This book provides a comprehensive overview of human trafficking in Cambodia and the mechanisms of poverty in Southeast Asia. By examining personal narratives, Yuko Shimazaki traces trafficked women’s efforts to liberate themselves from the poverty trap with the aid of external supporting organizations.This work is based on over 15 years of rich fieldwork experiences in Southeast Asian countries.
Yuko Shimazaki is associate professor in the School of Social Science at Waseda University, Japan.
Chapter 1: Victims of Human Trafficking in the Rural Village: A Definition of the Vulnerable Family
Chapter 2: Victims of Human Trafficking along the Cambodian–Thai Border: Who Are They?
Chapter 3: The Modern History of Cambodia and the Present Situation of the Rural Village
Chapter 4: The Victims of Human Trafficking: Analysis, Categorization, and Description
Chapter 5: The Method of Aid and Support in the Border Area
Chapter 6: How to Break Away from the Vicious Circle of Poverty
This moving book takes the reader deep into the Cambodian countryside to help us understand the forces and mechanisms that propel some of the world’s most vulnerable people into modern forms of slavery. Deeply rooted in an analysis of the Cambodian social structure and the transnational economic forces that dispossess peasants and dislodge them from their communities, Yuko Shimazaki’s important work combines social and economic analysis with a detailed presentation of the almost unbearable stories of the victims. Shimazaki shows that it is especially women who suffer from the often lethal combination of age-old patriarchy with a dynamic capitalism. If you want to understand the ‘third slavery,’ read this book.
Shimazaki presents a thorough overview of [human trafficking] in Cambodia and details the personal stories of several victims. Employing the Cambodian example to demonstrate the patterns of trafficking worldwide, she concludes with a plea for understanding the horror and futility of the malicious downward spiral of poverty and violence at the root of trafficking. Though some minor improvements have occurred with the erratic help of NGOs and spotty government programs, the problem remains overwhelming. Shimazaki's hope is that promoting self-awareness and unity among the victims can help them achieve some sustainable independence, but the outlook remains bleak. Recommended.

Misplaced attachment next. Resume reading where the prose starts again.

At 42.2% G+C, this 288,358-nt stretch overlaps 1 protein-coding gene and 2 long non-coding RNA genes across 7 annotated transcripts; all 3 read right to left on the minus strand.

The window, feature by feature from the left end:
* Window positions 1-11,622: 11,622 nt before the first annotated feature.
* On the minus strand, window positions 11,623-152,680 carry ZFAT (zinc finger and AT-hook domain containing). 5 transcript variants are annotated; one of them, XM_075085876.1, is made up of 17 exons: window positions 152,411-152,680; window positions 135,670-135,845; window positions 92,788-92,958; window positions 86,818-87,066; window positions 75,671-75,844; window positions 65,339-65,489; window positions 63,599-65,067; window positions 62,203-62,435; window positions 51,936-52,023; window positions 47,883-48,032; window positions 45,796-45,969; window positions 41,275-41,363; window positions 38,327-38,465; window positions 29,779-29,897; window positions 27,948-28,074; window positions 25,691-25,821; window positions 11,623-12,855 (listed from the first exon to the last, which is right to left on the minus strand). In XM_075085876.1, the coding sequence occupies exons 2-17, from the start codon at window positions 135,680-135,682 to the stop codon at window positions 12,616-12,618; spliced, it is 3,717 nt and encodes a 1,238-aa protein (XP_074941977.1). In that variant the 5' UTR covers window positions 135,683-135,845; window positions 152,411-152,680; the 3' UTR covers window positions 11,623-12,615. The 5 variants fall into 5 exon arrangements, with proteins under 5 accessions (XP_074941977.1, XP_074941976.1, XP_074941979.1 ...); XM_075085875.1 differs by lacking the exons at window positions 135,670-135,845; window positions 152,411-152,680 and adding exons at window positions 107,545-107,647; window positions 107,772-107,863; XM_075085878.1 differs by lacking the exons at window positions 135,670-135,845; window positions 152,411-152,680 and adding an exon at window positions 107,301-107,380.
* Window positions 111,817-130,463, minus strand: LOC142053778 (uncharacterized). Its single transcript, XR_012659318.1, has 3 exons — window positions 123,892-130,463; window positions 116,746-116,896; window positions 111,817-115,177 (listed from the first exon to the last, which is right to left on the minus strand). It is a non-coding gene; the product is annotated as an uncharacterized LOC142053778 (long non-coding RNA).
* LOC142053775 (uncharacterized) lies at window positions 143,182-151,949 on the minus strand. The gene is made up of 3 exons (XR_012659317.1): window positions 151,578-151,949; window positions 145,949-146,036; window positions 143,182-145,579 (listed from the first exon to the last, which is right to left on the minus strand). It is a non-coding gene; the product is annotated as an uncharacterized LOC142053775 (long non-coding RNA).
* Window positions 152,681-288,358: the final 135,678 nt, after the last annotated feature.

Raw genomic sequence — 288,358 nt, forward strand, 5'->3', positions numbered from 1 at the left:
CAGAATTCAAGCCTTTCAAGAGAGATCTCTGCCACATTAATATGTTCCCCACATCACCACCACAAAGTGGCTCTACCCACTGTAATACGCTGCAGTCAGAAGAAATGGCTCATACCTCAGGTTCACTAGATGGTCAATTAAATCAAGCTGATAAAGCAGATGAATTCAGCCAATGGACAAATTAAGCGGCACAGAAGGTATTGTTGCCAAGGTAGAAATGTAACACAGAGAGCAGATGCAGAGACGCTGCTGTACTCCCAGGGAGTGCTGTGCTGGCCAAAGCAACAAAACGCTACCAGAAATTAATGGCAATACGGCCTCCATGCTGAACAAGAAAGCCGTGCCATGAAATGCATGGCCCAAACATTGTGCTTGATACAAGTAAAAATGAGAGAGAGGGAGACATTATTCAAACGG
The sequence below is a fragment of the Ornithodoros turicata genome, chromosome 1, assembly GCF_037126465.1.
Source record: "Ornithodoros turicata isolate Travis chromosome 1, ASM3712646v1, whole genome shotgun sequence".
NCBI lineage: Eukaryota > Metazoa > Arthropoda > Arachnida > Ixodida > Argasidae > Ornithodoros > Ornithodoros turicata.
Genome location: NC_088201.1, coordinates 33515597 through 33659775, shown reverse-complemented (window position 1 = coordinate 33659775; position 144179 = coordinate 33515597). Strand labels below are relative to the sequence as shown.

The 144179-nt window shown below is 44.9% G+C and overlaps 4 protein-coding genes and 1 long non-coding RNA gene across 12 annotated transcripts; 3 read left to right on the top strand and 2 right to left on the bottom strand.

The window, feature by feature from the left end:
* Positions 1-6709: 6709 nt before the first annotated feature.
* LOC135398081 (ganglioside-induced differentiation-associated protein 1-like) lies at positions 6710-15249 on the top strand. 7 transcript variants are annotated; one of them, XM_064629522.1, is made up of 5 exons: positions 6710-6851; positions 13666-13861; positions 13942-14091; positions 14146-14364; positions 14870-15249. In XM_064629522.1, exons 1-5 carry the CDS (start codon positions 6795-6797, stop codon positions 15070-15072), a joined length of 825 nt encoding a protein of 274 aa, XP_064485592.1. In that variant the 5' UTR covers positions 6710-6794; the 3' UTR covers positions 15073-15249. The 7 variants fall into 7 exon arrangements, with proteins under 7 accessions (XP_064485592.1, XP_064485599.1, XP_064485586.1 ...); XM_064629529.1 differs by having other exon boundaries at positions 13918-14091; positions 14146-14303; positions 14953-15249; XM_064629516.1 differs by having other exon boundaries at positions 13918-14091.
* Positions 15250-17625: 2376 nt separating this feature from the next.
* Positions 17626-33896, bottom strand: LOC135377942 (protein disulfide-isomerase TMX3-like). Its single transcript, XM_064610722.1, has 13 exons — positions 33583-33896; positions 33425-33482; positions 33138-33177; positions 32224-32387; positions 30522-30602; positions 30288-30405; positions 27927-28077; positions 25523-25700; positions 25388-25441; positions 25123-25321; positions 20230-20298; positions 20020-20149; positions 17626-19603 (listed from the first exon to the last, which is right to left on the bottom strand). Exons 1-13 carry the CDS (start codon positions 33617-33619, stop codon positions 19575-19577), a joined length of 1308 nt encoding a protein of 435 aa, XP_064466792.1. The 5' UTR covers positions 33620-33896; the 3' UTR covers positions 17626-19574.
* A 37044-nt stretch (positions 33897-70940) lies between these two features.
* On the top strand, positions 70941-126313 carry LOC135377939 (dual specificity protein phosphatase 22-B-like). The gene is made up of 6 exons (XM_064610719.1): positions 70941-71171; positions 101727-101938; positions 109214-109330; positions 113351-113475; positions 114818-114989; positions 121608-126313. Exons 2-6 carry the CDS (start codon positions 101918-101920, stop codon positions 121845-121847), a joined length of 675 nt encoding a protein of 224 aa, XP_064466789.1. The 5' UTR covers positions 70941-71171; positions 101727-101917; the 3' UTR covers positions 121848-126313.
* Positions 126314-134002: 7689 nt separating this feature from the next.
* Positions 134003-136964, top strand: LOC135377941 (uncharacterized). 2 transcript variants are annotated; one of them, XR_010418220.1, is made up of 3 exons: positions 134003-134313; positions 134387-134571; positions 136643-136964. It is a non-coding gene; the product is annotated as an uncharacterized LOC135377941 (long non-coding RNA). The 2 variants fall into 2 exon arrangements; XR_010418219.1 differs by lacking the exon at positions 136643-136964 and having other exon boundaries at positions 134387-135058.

Dr. Yuko Shimazaki has spent many years researching the issue of human trafficking in Cambodia, and this book, Human Trafficking and the Feminization of Poverty, ties together in a compelling way the relationship between poverty and trafficking as discovered in her research. Shimazaki’s serious and sincere research work reflects her ability to create a strong and warm network with local people. Readers will find this book to be an opportunity to understand the importance of safety in daily life, as created by peace in society.
Human trafficking is a well-recognized serious global issue. However, it is hard to know what actually happened to the victimized persons and it is even harder to understand this issue in theoretical contexts. If you want to know the reality of human trafficking and to think about it more deeply, this book is a definitive resource.
Trafficking in persons (TIP) is characterized as modern slavery. To combat TIP, many states signed and ratified the Palermo Protocol (2000), and adopted the UN Global Plan of Action against Trafficking in Persons (2010). The current legislation in Cambodia covers all forms of trafficking indicated in the Palermo Protocol. Nevertheless, in Cambodia, many TIP victims repatriated from Thailand, Malaysia, and China are reported. Indeed, TIP victims become visible only when they are rescued either in transit or destination countries. Dr. Yuko Shimazaki, however, keeps visiting source locations in rural Cambodia and analyzes the ‘push’ effects, giving new insights into poverty.